D&D 5E Fluff & Rule, Lore & Crunch. The Interplay of Class, System, and Color in D&D

Classes, what do you think?

  • 1. Classes are designed to reflect both a certain set of rules as well as lore.

    Votes: 63 63.6%
  • 2. Classes are designed to reflect a certain set of rules, but all lore is optional.

    Votes: 26 26.3%
  • 3. I have some opinion not adequately portrayed in the two options and I will put in the comments.

    Votes: 7 7.1%
  • 4. I have no idea what this poll is about, even after reading the initial post.

    Votes: 3 3.0%

Minigiant

Legend
I see classes as examples of mechanical combinations that the base lore of the game says that would be put together by people of the world.

It's the "why do rangers ave magic?" question. It's because the game lore suggests no ranger would go out into the wildnerness alone magicless nor would they not have connections to the magical beings there.

The lore or mechanics can be changed be these packages are what the game thinks would exist.
 

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aco175

Legend
Would you let me call my Fighter/Bard a Warlord?
I would likely let you play it like a warlord and call yourself "Bob, the Warlord" when talking to NPCs, but on paper you would still need to be a fighter5/bard3 for game purposes.

Then the problem for some may be with the old warlord powers and the player wanting to use some of them since the fighter/bard mechanics do not fit his picture of a warlord. I may be cool with swapping out some powers but would need to sit down with the player.
 

Remathilis

Legend
This is going to degenerate into a long thread where people argue the merits of refluffing/reskinning with the usual tangents about mechanics/lore separation, disassociated mechanics, fighters calling themselves "wizards" with a side dip into how some archetypes used for classes and subclasses are offensive/stereotypical and should be removed and how removing x class from the game will ultimately destroy the soul of D&D.

Got my popcorn ready...
 



TwoSix

Unserious gamer
This is going to degenerate into a long thread where people argue the merits of refluffing/reskinning with the usual tangents about mechanics/lore separation, disassociated mechanics, fighters calling themselves "wizards" with a side dip into how some archetypes used for classes and subclasses are offensive/stereotypical and should be removed and how removing x class from the game will ultimately destroy the soul of D&D.

Got my popcorn ready...
Right?! I'm already giddy.
 

Democratus

Adventurer
For what it's worth, not all "rangers" (the profession) are Rangers (the class) nor are all Rangers "rangers", but MOST Rangers ARE "rangers" and vice versa.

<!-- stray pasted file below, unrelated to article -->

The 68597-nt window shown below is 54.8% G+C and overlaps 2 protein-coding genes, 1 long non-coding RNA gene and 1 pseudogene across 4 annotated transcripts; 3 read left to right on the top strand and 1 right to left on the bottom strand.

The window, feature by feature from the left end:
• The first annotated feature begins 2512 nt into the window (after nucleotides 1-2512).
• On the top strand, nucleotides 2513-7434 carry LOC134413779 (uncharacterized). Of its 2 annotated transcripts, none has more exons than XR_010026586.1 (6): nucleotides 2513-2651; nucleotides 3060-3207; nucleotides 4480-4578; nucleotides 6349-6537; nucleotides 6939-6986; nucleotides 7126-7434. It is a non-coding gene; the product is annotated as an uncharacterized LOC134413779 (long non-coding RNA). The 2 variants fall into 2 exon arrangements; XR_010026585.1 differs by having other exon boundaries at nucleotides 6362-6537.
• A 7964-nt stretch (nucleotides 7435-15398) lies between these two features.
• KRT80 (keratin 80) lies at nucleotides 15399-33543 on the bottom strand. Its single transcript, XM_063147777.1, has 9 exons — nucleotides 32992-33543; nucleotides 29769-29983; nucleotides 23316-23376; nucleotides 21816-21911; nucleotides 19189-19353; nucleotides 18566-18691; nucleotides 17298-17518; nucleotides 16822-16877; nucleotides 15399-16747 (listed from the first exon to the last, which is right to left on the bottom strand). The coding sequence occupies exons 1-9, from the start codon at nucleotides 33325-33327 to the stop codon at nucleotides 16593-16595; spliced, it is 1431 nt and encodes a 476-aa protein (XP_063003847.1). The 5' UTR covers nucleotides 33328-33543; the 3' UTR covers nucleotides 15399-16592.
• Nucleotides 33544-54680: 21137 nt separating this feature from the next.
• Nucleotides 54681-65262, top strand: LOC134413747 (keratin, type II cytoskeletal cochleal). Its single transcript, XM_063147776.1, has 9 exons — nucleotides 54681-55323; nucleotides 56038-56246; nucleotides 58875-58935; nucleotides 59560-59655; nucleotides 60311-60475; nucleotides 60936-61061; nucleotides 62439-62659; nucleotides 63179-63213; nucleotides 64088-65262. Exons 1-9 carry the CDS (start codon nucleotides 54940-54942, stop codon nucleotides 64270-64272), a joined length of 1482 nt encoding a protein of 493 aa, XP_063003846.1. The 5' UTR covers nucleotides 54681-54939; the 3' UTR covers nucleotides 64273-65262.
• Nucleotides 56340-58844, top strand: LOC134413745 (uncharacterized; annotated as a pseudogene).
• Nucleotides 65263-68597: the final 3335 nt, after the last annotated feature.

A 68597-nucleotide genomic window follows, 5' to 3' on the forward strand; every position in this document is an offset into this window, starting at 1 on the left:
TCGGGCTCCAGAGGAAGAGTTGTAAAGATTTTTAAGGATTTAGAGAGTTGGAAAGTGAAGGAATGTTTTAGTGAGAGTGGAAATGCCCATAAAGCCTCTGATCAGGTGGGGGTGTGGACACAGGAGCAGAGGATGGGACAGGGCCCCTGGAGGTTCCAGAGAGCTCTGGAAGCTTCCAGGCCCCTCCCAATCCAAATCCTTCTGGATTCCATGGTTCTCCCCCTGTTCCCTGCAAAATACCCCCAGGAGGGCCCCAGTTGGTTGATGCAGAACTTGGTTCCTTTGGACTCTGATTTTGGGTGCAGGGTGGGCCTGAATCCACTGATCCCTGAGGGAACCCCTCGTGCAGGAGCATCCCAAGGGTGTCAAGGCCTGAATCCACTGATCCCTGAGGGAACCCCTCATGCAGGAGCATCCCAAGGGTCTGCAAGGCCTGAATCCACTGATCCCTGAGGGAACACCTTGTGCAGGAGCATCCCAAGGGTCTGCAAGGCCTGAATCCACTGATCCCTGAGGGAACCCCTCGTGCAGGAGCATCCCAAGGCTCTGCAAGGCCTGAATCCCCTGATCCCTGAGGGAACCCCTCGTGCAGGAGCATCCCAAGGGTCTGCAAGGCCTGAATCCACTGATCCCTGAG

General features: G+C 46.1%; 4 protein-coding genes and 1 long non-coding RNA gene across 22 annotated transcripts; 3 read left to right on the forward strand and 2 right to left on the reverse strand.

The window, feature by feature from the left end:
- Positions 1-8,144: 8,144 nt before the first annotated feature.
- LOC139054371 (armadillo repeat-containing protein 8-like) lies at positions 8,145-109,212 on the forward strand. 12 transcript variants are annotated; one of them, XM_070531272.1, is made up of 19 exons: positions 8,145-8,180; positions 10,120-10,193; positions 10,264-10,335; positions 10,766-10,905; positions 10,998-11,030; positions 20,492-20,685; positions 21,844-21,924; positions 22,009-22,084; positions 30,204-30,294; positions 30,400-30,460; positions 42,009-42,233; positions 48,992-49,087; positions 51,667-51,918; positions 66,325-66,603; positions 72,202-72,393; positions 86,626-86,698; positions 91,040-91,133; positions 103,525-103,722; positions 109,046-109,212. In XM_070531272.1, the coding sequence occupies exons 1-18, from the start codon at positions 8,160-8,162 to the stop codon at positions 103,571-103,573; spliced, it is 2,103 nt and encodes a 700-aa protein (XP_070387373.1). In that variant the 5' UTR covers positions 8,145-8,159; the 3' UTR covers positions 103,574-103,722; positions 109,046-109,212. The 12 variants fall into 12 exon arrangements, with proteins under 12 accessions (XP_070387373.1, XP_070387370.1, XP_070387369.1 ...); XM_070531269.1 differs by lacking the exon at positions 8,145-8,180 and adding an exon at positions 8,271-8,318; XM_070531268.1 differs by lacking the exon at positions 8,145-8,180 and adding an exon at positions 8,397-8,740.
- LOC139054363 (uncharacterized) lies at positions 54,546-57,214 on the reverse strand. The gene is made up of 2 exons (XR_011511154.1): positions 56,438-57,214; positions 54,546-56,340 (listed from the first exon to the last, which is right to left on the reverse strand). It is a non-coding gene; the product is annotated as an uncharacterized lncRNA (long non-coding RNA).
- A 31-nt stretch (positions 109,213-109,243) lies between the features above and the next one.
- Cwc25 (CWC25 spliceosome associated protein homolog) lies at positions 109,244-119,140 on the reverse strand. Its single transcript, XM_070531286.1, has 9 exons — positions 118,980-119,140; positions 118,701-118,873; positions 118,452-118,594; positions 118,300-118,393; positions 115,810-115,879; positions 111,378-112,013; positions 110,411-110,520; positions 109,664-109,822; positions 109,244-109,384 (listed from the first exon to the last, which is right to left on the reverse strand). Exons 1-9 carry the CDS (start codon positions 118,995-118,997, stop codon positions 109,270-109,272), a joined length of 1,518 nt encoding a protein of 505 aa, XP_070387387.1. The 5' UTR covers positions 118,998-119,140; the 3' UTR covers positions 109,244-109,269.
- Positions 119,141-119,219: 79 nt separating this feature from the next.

Again, this is edition dependent.

Originally the ranger class was exactly the rangers from Lord of the Rings, including proficiency with the Palantir.
 

Even within editions, there's often a pretty wide variance in how much classes are tied to specific lore.

In 5E, for example, Warlocks are tied to pretty intensely specific lore. As are Sorcerers. But Rogues? Not really. Bards? Bizarrely also not really despite being massive spell-casters and so on. Fighters? Not really. Paladins? Extremely specific, some of the most specific in 5E. Clerics are in a weird place where they're an intensely specific concept with weird restrictions that doesn't really link well to 5E's lore about them.

Even within classes, there's huge variance. Some subclasses are vague and have little lore associated with them (Champion, Thief, etc.), whereas others are hyper-specific (Purple Dragon Knight, Bladesinger, Battlerager).

So it's not really possible to generalize effectively.

I think 4E had the most consistent level of lore specificity for it's classes, which was fairly high, despite it putting mechanics first in theory. This is partly why it had so many classes.
 

Remathilis

Legend
Again, this is edition dependent.

Originally the ranger class was exactly the rangers from Lord of the Rings, including proficiency with the Palantir.
Which is to say that a ranger is/was a specific thing in the game lore, not just the mechanics. Strider is identified as a ranger by the others; that is his "job" in the game and he has the class to back it up. Arguably, Legolas has a lot of the same skills (minus magical ones, but that is arguably because Aragorn is king and not a ranger) but isn't identified as one.
 

Snarf Zagyg

Notorious Liquefactionist
Again, this is edition dependent.

Originally the ranger class was exactly the rangers from Lord of the Rings, including proficiency with the Palantir.

I agree, and nodded to that in the OP.

That said, I think that there are two things that can be said about 5e, which is why I started the thread and put up the poll (because I was curious what other people thought):

1. Some classes in 5e are more "lore heavy" than other classes.

2. People approach 5e in different ways. For lack of a better way of putting it, some people attach meaning and "rule-like" substance to the lore of classes, and others concentrate only on the mechanical aspects. I don't think either approach is incorrect, I'm just wondering how different people handle it.
 
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prabe

Aspiring Lurker (He/Him)
2. People approach 5e in different ways. For lack of a better way of putting it, some people attach meaning and "rule-like" substance to the lore of classes, and others concentrate only on the mechanical aspects. I don't think either approach is correct, I'm just wondering how different people handle it.